• In the companion document under the medical cardiac arrest directive it lists reasons for early transport. Under here it lists thrombosis (pulmonary and coronary). So to my understanding, if we have a VSA we believe to be caused by a coronary thrombosis (a STEMI) we are to do 1 analyze? In the past it has been said that we are to treat a suspected MI VSA as a medical cardiac arrest and run the entire protocol on scene. Can you please clarify?

    Published On: March 21, 2024
  • When we do a 12-lead and have inferior involvement, the directive states that we assume there is right sided ventricular MI and must confirm with V4R, and then states we should never give nitro for right sided ventricular STEMI. All of that is clear, but what I am wondering is that if the V4R is negative, does that clear the pt for Nitroglycerin use for the inferior STEMI, or does that simply help confirm the STEMI for the emergency department? Thanks.

    Published On: January 9, 2024
  • Why do you only give 3 sprays of nitroglycerin to a STEMI positive patient?

    Published On: January 19, 2022
  • My question is regarding STEMI bypass and hyperacute T Waves. We were called out for a 60’s male patient experiencing chest pain after some physical exercise. It was quite apparent patient was likely having a cardiac event upon arrival and first examination. Patient had 8/10 midsternal pain (pressure) with radiation into shoulders. Patient was clammy, cool and diaphoretic. Patient had a weak radial pulse. After giving ASA 12 leads were obtained. Each showing hyperacute T waves in the chest lead V2 – V5. No elevation is noted, upon multiple 12 leads. No nitro was given as heart rate was below 60, but a lock was established. Patient was stable and wouldn’t have any of the contraindication to STEMI bypass. We are a rural service and closest hospital is 7 minutes away and transport time to the cath lab would be roughly 25 minutes. Just curious how base hospital would like us to proceed on these calls in the future? a – go directly to closest hospital as there is no elevation yet and doesn’t quite meet STEMI bypass b- call the closest cath lab and let the cardiologist decide c- first call base hospital to ask for further direction to see if cath lab should be called, then proceed from there. Thanks in advance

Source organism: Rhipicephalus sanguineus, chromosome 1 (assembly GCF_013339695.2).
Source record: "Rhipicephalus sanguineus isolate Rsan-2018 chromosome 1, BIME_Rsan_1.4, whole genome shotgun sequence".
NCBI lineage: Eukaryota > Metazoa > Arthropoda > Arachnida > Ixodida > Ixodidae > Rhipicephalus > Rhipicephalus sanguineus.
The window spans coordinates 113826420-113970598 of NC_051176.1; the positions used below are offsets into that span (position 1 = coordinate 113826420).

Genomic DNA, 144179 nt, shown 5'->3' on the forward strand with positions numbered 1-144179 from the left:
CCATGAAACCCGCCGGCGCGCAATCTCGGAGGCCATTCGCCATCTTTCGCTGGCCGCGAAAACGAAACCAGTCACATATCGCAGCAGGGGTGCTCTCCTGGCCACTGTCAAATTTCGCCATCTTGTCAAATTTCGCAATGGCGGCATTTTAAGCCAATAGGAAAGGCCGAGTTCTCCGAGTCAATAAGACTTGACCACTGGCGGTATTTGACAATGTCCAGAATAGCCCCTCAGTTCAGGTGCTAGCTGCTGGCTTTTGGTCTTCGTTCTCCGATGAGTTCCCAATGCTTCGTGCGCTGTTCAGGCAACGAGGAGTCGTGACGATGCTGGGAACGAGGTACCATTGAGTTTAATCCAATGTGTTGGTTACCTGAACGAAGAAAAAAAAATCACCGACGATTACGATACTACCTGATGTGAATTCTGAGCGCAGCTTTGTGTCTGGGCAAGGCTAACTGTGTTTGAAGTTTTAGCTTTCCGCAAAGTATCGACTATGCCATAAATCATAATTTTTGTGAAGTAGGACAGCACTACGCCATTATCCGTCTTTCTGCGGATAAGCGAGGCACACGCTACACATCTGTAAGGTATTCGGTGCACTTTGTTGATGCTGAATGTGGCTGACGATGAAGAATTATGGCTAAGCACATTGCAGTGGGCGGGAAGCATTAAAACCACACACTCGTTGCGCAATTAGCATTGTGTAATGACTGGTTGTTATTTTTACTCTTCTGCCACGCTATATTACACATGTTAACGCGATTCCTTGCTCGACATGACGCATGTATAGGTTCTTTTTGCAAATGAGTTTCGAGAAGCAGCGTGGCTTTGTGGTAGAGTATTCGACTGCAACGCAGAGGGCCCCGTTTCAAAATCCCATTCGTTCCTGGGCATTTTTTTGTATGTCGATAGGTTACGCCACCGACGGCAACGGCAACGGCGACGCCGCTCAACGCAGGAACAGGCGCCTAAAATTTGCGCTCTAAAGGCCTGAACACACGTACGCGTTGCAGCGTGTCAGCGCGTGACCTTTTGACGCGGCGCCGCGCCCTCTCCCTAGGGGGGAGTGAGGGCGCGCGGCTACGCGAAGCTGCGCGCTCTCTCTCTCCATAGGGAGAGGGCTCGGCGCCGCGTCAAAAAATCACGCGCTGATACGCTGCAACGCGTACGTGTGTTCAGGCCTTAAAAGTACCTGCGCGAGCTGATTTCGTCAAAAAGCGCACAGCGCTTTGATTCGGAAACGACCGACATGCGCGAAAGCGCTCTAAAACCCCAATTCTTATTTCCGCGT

Published On: August 5, 2021
  • Is it considered an Inferior STEMI if only II, aVF are presenting with ST elevation as they are technically not contiguous?

    Published On: August 5, 2021
  • If our patient has been accepted for Bypass under STEMI protocol, and pt goes VSA on route, in the event of a ROSC do we continue to proceed to Cath lab or do we now reroute towards closest ED?

    Published On: April 27, 2021
  • The ALS PCS 4.5 STEMI directive follows the BLS V3.0.1 criteria and no longer has a pulse rate of <50 as a contraindication for bypass. Does this mean a bradycardic patient with a pulse in the 40s can now be transported on a STEMI bypass? In the past medics where taught differing regions would have slightly different STEMI receiving acceptance criteria. Are there any considerations we as medics should consider for STEMI receiving hospitals in our governing region?

    Published On: March 28, 2019